The Canadian Medical Association (CMA) and its provincial counterpart brought concerns about seniors care to the epicentre of the demographic storm that is Canada’s aging population during a well-attended public dialogue on the issue in Fredericton, New Brunswick.
Issues concerning seniors care are so important in New Brunswick – which shares the distinction of having the greatest proportion of over 65-year-olds in Canada – that Premier Brian Gallant and other senior provincial politicians were in attendance at the meeting hosted by the CMA and the New Brunswick Medical Society.
In his opening remarks, Gallant gave a strong endorsement of the work of the CMA and specifically its substantive proposals to improve the delivery of seniors care with refundable tax credits to caregivers and a demographic ‘top-up’ to transfer payments to support the provinces in delivering high quality care to their aging populations.
The public roundtable on seniors care, with more than 200 people in attendance, was the focal point of a series of important meetings on seniors care held over two days as the CMA continued its efforts to make the need for a national plan for seniors care an issue in the current federal election campaign.
“The CMA welcomes the fact that each party has made some commitment to health-related issues so far in this campaign,” said Simpson in his speaking notes, adding “As the campaign progresses we hope — we expect — all parties to make clear how they will step up to develop a national seniors strategy for Canada.”
At the public dialogue, the audience heard a panel of experts, in addition to Simpson, discuss the challenges in providing proper seniors care in New Brunswick.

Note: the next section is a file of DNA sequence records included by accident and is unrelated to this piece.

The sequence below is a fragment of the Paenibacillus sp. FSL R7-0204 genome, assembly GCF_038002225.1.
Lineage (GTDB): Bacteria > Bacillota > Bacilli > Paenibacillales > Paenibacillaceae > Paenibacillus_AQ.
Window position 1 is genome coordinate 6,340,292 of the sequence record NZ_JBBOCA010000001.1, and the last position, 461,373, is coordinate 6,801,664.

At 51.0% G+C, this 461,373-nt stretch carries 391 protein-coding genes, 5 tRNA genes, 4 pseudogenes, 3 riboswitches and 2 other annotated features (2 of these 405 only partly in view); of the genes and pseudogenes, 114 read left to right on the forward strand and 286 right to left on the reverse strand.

Simpson touched on the magnitude of the issue in New Brunswick by noting that 25% of hospitalized patients can be better cared for elsewhere. However, he said, he felt New Brunswick could lead the country in successfully addressing the situation.
Also speaking on the panel were Suzanne Dupuis-Blanchard, president of the Canadian Association of Gerontology, and Dr. Benjamin Hoyt, chief of surgery at Dr. Everett Chalmers Regional Hospital, Fredericton.
In conjunction with the meeting, the NBMS and CMA also released ‘Voices on Seniors Care’, a document compiling feedback from 15 leading organizations in the province on how to improve care for seniors.
Organizations ranging from the Canadian Diabetes Association to the Capital Region Senior and Retired Physicians Group presented essays in response to the question of what could be done differently to benefit seniors in New Brunswick.
Earlier in the day, Simpson met with a group of mainly retired New Brunswick physicians to hear their first-hand experiences around the challenges of providing the care needed to keep seniors in their homes and to explain the CMA position on the issues.
“We can’t be afraid to talk about this anymore,” said a geriatrician at the meeting in reference to how to better allocate resources and to determine whether there really is a need for more nursing home beds in the province.